KATRINA’S AFTERMATH: Houston Mall is a Lifeline for Vietnamese Who Fled

Los Angeles Times

September 6, 2005 Tuesday
Home Edition

HEADLINE: KATRINA’S AFTERMATH;
Houston Mall Is a Lifeline For Vietnamese Who Fled;
The owner, who took a perilous journey as a refugee from Vietnam in 1978,
mobilizes aid.

Mai Tran, Times Staff Writer

When the first evacuees from Hurricane Katrina arrived at the Hong Kong
City Mall, Ha Duong, the mall’s owner, initially thought they were
loiterers.

About 10 Vietnamese families — old people, young people, children — were
wandering in the main corridor of the shopping center that has long served
as the hub of Houston’s Vietnamese American community.

All day, they kept pacing, seemingly aimless, outside the stores. It was
the afternoon of Aug. 29, the day Katrina came ashore. Duong confronted
them.

“I asked them, ‘What are you doing here? Why aren’t you going home?’ ” she
said.

Their answers broke the heart of the former refugee, who fled Vietnam with
nothing but the clothes on her back in 1978.

The people told her they feared they no longer had homes, that they had
come from the Gulf Coast. They were poor — fishing people, shop owners.
They had no money. Having driven to Houston, they asked if they could
sleep on the mall’s floor.

Duong would not hear of offering such poor hospitality, and so began a
relief effort that has continued for a week.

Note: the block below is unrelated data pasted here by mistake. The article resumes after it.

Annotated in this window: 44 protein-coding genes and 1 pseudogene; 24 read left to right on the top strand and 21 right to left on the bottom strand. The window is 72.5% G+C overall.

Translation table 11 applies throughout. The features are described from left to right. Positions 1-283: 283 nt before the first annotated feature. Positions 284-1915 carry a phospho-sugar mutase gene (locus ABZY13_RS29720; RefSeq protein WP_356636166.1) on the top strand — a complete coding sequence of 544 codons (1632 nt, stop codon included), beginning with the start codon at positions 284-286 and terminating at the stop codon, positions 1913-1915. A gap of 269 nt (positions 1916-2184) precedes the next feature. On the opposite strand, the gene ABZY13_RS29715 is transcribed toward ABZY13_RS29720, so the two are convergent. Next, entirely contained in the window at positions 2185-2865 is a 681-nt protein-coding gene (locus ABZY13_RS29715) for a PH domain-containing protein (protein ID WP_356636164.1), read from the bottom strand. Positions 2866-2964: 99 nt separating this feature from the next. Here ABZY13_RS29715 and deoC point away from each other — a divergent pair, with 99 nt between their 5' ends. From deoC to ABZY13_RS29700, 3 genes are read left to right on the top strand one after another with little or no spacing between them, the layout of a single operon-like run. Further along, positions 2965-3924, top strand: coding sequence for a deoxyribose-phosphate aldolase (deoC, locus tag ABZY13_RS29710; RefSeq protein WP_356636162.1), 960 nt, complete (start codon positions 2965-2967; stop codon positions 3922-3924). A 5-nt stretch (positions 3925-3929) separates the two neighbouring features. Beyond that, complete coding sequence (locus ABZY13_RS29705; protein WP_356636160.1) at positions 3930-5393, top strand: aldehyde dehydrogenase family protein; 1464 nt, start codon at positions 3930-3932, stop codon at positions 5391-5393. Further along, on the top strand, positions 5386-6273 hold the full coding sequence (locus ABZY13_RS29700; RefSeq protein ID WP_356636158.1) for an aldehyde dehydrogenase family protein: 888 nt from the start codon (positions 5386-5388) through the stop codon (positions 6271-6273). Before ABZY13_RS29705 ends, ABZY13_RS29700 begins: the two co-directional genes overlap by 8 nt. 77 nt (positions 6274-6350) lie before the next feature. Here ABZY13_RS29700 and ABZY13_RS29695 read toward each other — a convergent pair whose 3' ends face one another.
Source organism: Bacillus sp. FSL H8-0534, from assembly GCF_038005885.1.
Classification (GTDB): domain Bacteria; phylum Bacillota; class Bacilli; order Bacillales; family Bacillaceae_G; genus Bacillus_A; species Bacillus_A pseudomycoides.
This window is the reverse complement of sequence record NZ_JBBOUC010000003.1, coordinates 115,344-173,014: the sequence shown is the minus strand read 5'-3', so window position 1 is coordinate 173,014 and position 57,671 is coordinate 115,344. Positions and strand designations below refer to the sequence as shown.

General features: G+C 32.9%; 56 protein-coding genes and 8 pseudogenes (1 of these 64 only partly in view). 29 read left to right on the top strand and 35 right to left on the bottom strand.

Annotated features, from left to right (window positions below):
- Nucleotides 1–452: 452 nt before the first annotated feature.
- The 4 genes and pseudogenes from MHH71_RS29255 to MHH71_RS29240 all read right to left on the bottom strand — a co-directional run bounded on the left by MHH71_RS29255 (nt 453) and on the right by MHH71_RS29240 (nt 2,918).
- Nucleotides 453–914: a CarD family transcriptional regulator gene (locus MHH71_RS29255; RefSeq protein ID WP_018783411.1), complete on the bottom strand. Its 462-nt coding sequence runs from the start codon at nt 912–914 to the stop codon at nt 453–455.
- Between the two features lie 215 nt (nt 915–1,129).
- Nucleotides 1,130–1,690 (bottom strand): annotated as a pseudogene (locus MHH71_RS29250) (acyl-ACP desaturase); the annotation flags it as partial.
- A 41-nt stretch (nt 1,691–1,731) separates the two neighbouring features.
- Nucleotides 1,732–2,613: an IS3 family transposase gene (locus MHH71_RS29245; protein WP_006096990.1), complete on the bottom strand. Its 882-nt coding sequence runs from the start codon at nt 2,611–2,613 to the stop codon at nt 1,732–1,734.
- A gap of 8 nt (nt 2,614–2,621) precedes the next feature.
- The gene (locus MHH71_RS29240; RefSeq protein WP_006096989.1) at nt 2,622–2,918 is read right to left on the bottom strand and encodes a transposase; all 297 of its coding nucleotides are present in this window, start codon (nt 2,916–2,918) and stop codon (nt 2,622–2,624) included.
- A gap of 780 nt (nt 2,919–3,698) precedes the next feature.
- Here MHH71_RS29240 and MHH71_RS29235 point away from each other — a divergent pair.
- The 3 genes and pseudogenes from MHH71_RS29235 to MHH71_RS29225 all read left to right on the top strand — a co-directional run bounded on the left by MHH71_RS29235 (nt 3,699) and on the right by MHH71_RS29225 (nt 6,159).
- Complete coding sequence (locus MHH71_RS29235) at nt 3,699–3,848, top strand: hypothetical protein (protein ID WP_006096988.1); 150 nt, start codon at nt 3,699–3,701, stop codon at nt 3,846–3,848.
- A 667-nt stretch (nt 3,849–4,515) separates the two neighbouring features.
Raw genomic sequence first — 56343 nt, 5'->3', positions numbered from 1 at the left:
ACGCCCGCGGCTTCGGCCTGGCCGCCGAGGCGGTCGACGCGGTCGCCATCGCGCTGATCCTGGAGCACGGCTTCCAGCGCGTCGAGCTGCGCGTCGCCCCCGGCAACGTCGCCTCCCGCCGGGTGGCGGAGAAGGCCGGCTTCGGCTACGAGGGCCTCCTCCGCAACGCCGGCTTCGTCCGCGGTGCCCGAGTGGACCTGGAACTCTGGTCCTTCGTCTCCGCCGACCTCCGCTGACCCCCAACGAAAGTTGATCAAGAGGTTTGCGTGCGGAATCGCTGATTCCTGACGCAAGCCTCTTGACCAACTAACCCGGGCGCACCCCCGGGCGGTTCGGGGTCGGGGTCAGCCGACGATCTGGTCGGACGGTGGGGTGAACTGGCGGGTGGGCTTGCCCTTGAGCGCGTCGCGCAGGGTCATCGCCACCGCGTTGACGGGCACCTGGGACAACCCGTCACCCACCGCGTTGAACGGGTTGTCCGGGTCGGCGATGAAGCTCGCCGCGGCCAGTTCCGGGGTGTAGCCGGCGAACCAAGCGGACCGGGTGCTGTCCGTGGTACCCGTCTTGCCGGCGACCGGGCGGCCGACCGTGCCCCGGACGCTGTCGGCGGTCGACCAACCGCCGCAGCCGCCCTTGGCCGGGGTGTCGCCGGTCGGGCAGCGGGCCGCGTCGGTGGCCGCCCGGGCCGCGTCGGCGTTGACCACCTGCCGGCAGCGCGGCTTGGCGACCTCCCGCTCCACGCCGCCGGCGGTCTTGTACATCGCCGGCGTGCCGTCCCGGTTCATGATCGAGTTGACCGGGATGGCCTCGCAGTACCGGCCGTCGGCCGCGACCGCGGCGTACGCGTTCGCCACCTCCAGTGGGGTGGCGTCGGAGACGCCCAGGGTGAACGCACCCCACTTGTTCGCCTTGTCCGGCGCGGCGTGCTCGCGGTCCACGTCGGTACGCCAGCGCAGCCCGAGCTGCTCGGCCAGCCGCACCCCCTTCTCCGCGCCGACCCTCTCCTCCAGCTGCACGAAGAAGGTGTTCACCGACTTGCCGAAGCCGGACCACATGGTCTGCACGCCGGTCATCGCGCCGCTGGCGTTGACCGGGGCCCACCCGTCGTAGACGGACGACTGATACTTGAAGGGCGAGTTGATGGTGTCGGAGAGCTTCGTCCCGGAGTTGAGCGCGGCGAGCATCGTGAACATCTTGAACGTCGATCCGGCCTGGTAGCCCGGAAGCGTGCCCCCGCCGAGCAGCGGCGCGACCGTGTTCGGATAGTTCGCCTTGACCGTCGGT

Immediately, she contacted other former refugees from Vietnam. They did
not hesitate to help. They knew just what would be needed.

Houston, home to about 64,000 people of Vietnamese descent, has the
third-largest community of Vietnamese in the country. Duong called the
local Vietnamese-language radio station, Radio Saigon Houston, whose
listeners promptly volunteered to house the strangers. Then Duong set
about turning her 358,000-square-foot mall into an aid center for
Vietnamese American hurricane evacuees.

By that evening, more families had arrived — sleeping in their cars,
camping out in the mall parking lot. The next morning, the Houston
residents who provided homes for the first evacuees were calling Duong,
saying they had to go to work and couldn’t stay with their guests. Who
would cook for them? they asked. Who would take care of them?

Without hesitation, Duong invited the evacuees back to the mall.

To feed them, she printed vouchers for her restaurant, City Sandwiches. To
eat free, evacuees had to show a voucher and identification from any
hurricane-stricken area, she said. Within 10 minutes, the first 100
vouchers were gone. And when she made 500 more, they too were gone in a
flash.

By last Tuesday afternoon, as the need kept growing, Duong scrapped the
voucher plan and opened the restaurant doors wide. Now, evacuees just show
identification at a table set up in front.

Her offer of free meals was only the beginning.

“At first, they wanted noodles, ramen noodles. Then they wanted milk for
their babies. Then it was diapers,” she said. With her own money, she
provided all of it, setting up tables in the mall’s corridor to distribute
them.

Soon, shoppers began noticing and showed up with supplies too. Houston’s
Vietnamese American community began turning out in force, with carload